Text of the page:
In our cold winter climates, dahlias need to
be dug and stored in order to survive. To lift
the roots, cut stalks to 4” above ground level
after the tops turn yellow or are frosted. Dig
a 2 ft. clump with spading fork, shake off loose soil, and let the clump dry in sun for several hours. From that point, follow either of the following methods.
Method 1: Divide clumps immediately. Freshly dug roots are easy to cut, and
eyes (growth buds) are easy to recognize at this time. To divide, cut the stalks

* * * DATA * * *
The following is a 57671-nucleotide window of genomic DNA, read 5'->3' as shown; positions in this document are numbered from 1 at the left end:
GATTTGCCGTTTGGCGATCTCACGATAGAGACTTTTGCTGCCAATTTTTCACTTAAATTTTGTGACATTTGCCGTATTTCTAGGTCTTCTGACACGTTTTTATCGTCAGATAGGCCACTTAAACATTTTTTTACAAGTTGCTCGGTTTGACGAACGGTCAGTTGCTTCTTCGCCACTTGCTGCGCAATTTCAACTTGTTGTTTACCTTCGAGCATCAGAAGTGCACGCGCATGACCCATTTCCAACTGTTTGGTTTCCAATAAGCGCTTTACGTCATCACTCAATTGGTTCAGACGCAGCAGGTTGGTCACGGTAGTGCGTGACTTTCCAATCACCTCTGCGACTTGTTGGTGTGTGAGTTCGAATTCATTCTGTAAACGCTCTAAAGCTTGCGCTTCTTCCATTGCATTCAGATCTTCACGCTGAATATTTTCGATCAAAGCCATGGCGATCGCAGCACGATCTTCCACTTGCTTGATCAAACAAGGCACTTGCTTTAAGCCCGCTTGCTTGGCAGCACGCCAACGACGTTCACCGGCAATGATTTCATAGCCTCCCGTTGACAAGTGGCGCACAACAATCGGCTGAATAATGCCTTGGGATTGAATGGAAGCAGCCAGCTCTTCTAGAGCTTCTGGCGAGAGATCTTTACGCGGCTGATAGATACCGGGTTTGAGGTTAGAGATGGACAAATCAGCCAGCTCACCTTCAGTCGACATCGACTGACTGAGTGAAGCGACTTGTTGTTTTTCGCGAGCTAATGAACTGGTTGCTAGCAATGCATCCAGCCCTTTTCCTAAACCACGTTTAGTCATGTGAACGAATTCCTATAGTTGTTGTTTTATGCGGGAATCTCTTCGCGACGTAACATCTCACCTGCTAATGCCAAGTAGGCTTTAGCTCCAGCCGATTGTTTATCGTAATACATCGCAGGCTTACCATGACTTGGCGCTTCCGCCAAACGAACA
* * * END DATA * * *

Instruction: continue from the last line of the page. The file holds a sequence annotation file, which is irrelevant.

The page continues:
with a sharp knife, leaving 1” of stalk attached to each section; make sure each
division has an eye so it will produce a new plant. Dust cut surfaces with sulfur
to prevent rot; bury in sand, sawdust, peat moss, or perlite and store over winter
in a cool (40-45 degrees F), dark, dry place.
Method 2: Leave clumps intact. Cover them with dry sand, sawdust, peat
moss, or perlite and store in a cool, dark, dry place as directed in method above.
With this method, roots are less likely to shrivel.
About 2-4 weeks before planting in spring, separate intact clumps, cutting them
apart as described under Method 1. Then place all roots- whether fall or spring
divided- in moist sand to plump them up and encourage sprouting.